Winnipeg Art Gallery

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The Winnipeg Art Gallery (WAG) is a public art gallery that was founded in 1912.[1] It is Canada's oldest civic gallery and the 6th largest in the country. The WAG is located in the heart of the city of Winnipeg, just two blocks from Manitoba's Provincial Legislature and roughly the same distance from the University of Winnipeg.

Winnipeg Art Gallery north side

The WAG's permanent collection includes almost 24,000 works, with a particular emphasis on Manitoban and Canadian art. The collection ranges from 4th century BCE Greek sculpture to 21st century videos, and includes the world's largest public collection of contemporary Inuit art. Historical, contemporary, photographic, decorative art, and Inuit works are featured in a variety of exhibitions each year, with each of the ten gallery spaces changing approximately every three months.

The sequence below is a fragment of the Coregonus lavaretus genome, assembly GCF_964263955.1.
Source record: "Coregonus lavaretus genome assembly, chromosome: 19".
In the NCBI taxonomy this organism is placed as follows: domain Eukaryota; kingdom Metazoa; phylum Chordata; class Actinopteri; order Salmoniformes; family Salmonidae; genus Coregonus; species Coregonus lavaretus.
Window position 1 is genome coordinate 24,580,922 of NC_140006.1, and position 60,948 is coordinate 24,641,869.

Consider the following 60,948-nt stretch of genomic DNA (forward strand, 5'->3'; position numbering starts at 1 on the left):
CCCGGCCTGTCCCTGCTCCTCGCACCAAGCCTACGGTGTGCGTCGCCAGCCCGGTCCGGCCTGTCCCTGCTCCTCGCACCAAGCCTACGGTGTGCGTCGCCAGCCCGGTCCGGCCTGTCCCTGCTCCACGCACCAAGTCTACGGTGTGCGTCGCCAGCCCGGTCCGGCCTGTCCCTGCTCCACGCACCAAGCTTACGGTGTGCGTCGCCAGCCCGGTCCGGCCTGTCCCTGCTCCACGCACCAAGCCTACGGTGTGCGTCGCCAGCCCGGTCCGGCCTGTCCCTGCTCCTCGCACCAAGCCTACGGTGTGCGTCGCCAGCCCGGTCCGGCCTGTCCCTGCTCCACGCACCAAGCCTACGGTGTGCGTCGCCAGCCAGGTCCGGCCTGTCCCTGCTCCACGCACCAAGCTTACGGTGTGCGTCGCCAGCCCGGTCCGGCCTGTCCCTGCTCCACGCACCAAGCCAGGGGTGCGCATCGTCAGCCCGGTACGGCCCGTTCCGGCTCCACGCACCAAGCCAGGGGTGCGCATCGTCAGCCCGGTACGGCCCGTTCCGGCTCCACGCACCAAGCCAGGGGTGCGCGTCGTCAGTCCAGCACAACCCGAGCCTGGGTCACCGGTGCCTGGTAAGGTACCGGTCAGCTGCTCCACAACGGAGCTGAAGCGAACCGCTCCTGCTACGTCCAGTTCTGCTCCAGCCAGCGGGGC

Winnipeg Art Gallery is internationally respected, exhibitions having been shown in New York, Caracas, Bogotá, Barcelona, Tokyo, Thessaloniki, and Verona.

The Clara Lander Library on the gallery mezzanine supports the research needs of staff, members, art students, artists, and the public. Over 9,000 artist biography files (mainly Canadian) and more than 24,000 books are maintained in the library, as well as subscriptions to hundreds of arts journals and bulletins. The library is for on-site use only.

Winnipeg Art Gallery

Tours, lectures, and other adult and family programs are regularly available. Unique in the country is a dedicated Studio Building where art classes are conducted. The curriculum includes instruction by artists in almost all media, including clay, cartooning, watercolours and photography.

The gallery moved to its present location in 1971, into a building designed by architect Gustavo Da Roza. With a prominent location near the Legislative Buildings and Portage Avenue, the gallery's building has become a downtown Winnipeg landmark. Along with the galleries, the main building houses a gift shop, a restaurant, a rooftop garden, meeting and lecture rooms, and a 325-seat theatre auditorium.

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Coordinates: 49°53′22″N 97°09′02″W / 49.88944°N 97.15056°W / 49.88944; -97.15056